Resolve mutable and immutable references

Hello guys. I'm still learning Rust and have some stupid questions.

I'm trying to write some simple topological sort in a way that I would in JS or Python. And of course, I get compilation errors : (

Here's the code: https://play.rust-lang.org/?version=stable&mode=debug&edition=2018&gist=d09466a729d1ba7516f4d212b8e7119b

use std::collections::HashSet;
use std::collections::HashMap;

struct Solution {}

impl Solution {
    pub fn find_order(_num_courses: i32, prerequisites: Vec<Vec<i32>>) -> Vec<i32> {
        let mut courses: HashMap<i32, HashSet<i32>> = HashMap::new();
        let mut result: Vec<i32> = Vec::new();
        
        prerequisites.iter().for_each(|x| {
            courses
                .entry(x[0])
                .or_insert(HashSet::new())
            .insert(x[1]);
        });
    
        while courses.len() > 0 {
            for (key, val) in courses.iter() {
                if val.len() == 0 {
                    courses
                        .iter_mut()
                        .for_each(
                            |(_, xval)| {
                                xval.remove(key);
                            }
                        );
                    courses.remove(key);
                    result.push(*key);
                    break;
                }
            }
        }
        
        return result;
    }
}

fn main() {
    let prerequisites: Vec<Vec<i32>> = vec![vec![1,0],vec![2,0],vec![3,1],vec![3,2]];
    let res = Solution::find_order(4, prerequisites);
    println!("{:?}", res);
}

And I'm a bit stuck at this point. Would be grateful for any suggestions.

Many thanks

Yeah that won't fly. You're looking through courses to find any values of length 0, and if you find one, you want to modify courses inside your loop. This raises questions of well-definedness in general, although I suspect your algorithm is correct.

Now, there's a way out though, since you're breaking out of the loop anyways. So just push the key to result inside your if, then break, and outside the for loop run your mutable iteration.

Like this. I've put that commented condition in a if let in proper rust fashion, otherwise one needs some auxiliary variable to track if pushing occured. I hope the comments make it clear, otherwise just ask :slight_smile:

1 Like

Here's my implementation of Kahn's algorithm:

#[derive(Clone, Copy, Debug, Eq, Hash, PartialEq)]
struct Edge<V> {
    from: V,
    to: V,
}

#[derive(Clone, Debug, Eq, Hash, PartialEq)]
struct Graph<V> {
    edges: Vec<Edge<V>>,
}

#[derive(Clone, Debug)]
struct TopologicalSortError;

impl std::fmt::Display for TopologicalSortError {
    fn fmt(&self, f: &mut std::fmt::Formatter) -> std::fmt::Result {
        "graph contains at least one cycle".fmt(f)
    }
}

impl std::error::Error for TopologicalSortError {}

// helper function to swap-remove one element from vector
fn swap_remove<T, Q>(vec: &mut Vec<T>, element: &Q) -> Option<T>
where
    T: std::borrow::Borrow<Q>,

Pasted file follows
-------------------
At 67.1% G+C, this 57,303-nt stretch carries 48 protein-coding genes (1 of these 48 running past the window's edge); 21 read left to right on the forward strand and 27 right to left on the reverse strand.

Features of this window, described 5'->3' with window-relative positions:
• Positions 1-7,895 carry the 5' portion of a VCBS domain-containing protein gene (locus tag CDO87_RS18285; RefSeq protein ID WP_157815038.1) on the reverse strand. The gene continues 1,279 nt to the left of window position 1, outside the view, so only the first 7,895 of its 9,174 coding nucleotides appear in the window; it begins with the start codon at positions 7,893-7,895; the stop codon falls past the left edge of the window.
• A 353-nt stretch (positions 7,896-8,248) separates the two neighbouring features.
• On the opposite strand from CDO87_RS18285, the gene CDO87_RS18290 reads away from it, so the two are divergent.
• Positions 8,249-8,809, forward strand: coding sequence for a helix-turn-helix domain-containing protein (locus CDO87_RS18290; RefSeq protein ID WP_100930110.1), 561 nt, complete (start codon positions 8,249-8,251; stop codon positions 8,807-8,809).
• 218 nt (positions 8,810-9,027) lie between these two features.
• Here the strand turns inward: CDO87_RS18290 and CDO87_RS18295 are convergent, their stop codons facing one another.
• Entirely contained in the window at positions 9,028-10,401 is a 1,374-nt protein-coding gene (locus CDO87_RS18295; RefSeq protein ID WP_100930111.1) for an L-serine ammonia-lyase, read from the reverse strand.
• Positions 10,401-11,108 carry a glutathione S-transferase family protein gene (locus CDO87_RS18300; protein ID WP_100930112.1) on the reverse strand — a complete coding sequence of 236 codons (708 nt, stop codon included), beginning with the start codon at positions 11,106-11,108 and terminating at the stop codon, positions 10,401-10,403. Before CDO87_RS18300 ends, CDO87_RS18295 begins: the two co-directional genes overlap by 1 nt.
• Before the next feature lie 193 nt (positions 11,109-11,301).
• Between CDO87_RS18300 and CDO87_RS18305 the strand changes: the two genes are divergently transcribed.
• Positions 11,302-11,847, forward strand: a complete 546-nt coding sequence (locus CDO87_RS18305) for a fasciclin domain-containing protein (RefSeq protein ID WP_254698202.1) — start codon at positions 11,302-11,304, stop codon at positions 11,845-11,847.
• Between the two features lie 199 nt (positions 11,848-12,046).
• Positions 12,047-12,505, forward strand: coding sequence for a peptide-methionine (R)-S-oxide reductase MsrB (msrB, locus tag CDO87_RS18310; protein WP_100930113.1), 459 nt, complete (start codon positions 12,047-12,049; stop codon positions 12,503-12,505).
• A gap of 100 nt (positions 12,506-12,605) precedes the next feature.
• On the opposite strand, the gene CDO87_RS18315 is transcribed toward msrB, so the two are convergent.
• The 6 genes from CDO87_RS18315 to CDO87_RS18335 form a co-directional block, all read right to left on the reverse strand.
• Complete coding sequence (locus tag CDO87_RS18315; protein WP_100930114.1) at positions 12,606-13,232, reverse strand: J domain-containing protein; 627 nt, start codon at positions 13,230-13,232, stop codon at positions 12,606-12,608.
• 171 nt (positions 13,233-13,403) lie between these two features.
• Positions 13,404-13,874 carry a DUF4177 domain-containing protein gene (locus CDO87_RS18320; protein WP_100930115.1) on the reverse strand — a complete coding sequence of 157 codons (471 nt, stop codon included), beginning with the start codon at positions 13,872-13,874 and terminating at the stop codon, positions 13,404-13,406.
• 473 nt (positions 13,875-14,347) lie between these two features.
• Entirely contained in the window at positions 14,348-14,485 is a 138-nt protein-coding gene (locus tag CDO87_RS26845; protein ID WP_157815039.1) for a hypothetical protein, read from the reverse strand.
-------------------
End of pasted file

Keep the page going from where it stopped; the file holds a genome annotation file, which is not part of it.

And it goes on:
Q: Eq,
{
    for (i, v) in vec.iter().enumerate() {
        if v.borrow() == element {
            return Some(vec.swap_remove(i));
        }
    }
    None
}

// Kahn's algorithm <https://en.wikipedia.org/wiki/Topological_sorting#Kahn's_algorithm>
fn topological_sort<V>(graph: Graph<V>) -> Result<Vec<V>, TopologicalSortError>
where
    V: Clone + Eq + std::hash::Hash,
{
    let mut edges = graph.edges;
    let nodes: std::collections::HashSet<_> = edges
        .iter()
        .map(|edge| vec![edge.from.clone(), edge.to.clone()])
        .flatten()
        .collect();

    let mut result = vec![];
    // all nodes with no incoming edge
    let mut start_nodes: Vec<_> = nodes
        .iter()
        .filter(|&node| edges.iter().all(|edge| edge.to != *node))
        .cloned()
        .collect();

    while let Some(node) = start_nodes.pop() {
        result.push(node.clone());

        let outgoing_edges: Vec<_> = edges
            .iter()
            .filter(|&edge| edge.from == node)
            .cloned()
            .collect();
        for edge in outgoing_edges {
            swap_remove(&mut edges, &edge);

            let next_node = edge.to;
            if edges.iter().all(|edge| edge.to != next_node) {
                start_nodes.push(next_node);
            }
        }
    }

    if edges.is_empty() {
        Ok(result)
    } else {
        Err(TopologicalSortError)
    }
}

(playground)

Changes I made:

  • remove the unused struct Solution;

  • define specific types to represent edges and graphs;

  • instead of using for_each on an iterator, use for loops, which is (hopefully) more readable;

  • use generics to accept different vertex types;

  • report error if cycles are present in the graph.

This may all be overkill for a small coding exercise, though.

1 Like

Try out something like this.

1 Like

Wow, guys. You’re incredible. Thank you so much for a quick reply! Now I will need some time to process your solutions : )

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